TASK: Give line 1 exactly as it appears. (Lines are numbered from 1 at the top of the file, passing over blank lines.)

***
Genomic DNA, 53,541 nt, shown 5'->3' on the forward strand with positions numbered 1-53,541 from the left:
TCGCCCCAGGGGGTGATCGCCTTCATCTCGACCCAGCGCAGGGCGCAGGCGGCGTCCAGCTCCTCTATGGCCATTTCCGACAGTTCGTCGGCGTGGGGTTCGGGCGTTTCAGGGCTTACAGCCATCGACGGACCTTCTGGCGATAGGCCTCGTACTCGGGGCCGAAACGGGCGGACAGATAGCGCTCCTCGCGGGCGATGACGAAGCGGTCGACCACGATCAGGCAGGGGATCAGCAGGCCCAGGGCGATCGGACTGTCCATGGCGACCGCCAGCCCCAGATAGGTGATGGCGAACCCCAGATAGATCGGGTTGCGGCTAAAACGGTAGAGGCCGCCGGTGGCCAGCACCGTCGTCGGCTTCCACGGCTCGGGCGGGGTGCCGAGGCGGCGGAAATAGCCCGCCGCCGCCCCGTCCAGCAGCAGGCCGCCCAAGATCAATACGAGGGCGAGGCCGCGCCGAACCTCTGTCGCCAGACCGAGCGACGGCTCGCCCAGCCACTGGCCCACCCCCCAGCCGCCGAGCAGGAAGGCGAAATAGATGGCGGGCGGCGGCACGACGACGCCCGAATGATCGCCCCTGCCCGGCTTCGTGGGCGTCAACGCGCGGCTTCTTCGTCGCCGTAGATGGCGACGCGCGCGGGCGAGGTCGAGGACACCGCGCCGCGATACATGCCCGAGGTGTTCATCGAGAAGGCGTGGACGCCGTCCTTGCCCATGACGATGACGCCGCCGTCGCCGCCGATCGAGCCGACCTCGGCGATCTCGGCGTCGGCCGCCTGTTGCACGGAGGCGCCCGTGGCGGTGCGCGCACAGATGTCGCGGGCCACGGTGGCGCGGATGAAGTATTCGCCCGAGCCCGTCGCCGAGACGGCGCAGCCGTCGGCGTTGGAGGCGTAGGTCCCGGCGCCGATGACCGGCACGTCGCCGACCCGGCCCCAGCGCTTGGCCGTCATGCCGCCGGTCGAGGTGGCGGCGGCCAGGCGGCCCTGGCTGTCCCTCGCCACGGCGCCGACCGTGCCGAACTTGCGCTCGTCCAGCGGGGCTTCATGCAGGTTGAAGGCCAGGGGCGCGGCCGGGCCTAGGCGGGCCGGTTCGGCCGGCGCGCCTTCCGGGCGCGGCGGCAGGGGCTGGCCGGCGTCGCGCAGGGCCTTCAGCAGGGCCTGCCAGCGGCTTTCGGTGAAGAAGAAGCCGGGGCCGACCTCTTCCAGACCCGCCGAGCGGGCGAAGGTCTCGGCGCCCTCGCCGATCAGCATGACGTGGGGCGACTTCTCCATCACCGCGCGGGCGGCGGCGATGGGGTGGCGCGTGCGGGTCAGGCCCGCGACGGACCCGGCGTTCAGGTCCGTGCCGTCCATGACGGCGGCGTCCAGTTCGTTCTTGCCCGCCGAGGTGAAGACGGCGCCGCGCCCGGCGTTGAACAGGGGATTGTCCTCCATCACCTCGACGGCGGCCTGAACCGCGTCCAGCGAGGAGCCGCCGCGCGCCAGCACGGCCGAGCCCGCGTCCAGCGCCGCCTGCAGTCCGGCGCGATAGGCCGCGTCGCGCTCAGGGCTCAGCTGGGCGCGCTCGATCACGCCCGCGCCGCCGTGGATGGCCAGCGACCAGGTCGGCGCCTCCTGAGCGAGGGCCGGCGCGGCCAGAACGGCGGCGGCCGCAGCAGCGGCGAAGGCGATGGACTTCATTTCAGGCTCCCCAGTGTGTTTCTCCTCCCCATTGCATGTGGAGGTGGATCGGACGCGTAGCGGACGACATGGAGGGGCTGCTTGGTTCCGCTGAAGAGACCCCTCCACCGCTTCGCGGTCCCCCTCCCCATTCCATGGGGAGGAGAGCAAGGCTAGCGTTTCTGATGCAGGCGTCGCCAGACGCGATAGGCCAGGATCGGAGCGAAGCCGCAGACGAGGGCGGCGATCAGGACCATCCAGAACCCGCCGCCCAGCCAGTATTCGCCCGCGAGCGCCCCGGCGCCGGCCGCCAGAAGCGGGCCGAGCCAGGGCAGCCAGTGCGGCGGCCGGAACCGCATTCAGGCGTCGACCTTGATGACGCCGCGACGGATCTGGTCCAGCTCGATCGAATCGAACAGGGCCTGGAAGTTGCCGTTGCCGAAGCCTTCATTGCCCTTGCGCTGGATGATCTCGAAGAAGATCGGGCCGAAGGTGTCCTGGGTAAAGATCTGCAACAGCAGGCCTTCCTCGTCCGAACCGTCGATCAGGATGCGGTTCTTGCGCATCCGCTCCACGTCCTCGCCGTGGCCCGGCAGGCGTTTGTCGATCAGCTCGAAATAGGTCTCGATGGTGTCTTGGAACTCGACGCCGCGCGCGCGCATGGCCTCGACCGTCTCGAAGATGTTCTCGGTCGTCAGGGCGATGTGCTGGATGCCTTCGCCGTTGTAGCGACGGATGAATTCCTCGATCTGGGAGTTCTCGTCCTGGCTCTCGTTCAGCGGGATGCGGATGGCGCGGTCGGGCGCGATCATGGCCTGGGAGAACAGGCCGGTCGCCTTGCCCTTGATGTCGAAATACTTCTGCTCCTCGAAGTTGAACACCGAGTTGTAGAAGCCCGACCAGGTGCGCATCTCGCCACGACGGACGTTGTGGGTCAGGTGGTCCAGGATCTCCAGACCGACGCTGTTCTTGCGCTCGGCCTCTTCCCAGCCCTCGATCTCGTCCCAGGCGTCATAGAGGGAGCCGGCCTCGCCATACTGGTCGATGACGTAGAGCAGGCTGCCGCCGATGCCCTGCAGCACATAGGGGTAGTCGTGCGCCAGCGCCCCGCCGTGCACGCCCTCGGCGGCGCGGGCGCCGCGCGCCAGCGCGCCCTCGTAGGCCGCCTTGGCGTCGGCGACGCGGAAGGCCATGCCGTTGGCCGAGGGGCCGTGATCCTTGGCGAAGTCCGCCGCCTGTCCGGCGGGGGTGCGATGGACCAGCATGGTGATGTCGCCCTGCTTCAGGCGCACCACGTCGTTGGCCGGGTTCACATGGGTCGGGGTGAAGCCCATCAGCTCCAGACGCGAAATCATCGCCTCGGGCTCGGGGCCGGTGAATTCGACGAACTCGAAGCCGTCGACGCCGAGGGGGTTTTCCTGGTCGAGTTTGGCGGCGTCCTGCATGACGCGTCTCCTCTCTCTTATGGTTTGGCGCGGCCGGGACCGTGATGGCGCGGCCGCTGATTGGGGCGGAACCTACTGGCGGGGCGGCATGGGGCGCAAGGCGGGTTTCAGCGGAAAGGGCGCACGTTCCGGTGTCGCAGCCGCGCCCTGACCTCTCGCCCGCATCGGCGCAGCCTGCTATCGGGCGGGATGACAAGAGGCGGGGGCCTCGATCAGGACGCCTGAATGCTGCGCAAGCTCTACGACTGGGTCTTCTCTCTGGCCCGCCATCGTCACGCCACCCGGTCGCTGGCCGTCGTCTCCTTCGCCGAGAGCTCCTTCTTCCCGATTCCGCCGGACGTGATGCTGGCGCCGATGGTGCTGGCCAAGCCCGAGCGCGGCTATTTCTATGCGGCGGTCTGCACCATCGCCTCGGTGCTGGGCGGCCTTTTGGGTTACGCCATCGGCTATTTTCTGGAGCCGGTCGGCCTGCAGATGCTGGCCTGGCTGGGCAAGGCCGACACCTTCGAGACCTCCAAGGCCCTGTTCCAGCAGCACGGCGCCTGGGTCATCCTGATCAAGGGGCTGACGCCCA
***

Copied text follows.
Genomic DNA, 53,541 nt, shown 5'->3' on the forward strand with positions numbered 1-53,541 from the left: